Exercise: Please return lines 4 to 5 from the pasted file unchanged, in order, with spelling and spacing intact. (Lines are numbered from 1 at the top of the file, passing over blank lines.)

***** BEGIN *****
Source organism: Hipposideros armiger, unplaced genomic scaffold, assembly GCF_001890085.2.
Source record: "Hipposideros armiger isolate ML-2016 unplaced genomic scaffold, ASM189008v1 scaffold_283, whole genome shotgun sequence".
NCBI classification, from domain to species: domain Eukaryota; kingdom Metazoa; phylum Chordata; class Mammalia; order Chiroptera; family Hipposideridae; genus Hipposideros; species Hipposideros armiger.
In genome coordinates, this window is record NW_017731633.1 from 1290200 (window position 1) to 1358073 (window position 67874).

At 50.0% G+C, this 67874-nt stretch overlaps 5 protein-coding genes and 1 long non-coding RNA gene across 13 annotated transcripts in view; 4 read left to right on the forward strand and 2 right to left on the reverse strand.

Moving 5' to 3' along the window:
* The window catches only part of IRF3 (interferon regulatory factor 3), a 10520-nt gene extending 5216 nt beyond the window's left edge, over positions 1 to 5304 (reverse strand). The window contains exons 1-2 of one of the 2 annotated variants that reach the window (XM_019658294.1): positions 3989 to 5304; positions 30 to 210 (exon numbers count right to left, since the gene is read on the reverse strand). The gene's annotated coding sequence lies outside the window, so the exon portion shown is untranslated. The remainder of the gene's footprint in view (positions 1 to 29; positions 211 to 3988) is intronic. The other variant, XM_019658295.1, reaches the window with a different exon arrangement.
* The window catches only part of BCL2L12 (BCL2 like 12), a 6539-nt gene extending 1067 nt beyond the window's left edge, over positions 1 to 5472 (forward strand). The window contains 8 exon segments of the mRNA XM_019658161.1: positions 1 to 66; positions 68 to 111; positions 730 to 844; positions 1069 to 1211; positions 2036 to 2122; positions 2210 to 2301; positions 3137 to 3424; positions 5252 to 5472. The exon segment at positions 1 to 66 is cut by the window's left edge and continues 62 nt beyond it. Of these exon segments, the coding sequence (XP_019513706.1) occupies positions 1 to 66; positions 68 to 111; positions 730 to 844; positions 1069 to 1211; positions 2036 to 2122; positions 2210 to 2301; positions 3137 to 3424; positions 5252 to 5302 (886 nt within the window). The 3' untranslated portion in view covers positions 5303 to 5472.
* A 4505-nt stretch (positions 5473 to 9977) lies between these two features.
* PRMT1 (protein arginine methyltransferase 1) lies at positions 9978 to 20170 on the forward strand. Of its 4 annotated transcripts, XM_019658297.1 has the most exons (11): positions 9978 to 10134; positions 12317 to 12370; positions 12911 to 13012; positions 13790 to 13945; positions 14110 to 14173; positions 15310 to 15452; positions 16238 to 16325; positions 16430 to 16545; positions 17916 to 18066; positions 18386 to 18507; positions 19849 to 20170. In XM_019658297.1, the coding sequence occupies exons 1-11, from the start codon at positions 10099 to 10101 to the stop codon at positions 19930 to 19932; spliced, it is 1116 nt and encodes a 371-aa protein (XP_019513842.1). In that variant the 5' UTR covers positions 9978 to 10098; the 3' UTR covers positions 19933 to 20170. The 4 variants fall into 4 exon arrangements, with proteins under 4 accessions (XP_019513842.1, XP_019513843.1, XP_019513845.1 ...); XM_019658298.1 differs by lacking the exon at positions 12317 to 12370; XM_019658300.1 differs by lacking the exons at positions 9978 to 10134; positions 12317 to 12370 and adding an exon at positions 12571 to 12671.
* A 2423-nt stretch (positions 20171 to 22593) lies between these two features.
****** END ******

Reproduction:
In genome coordinates, this window is record NW_017731633.1 from 1290200 (window position 1) to 1358073 (window position 67874).

At 50.0% G+C, this 67874-nt stretch overlaps 5 protein-coding genes and 1 long non-coding RNA gene across 13 annotated transcripts in view; 4 read left to right on the forward strand and 2 right to left on the reverse strand.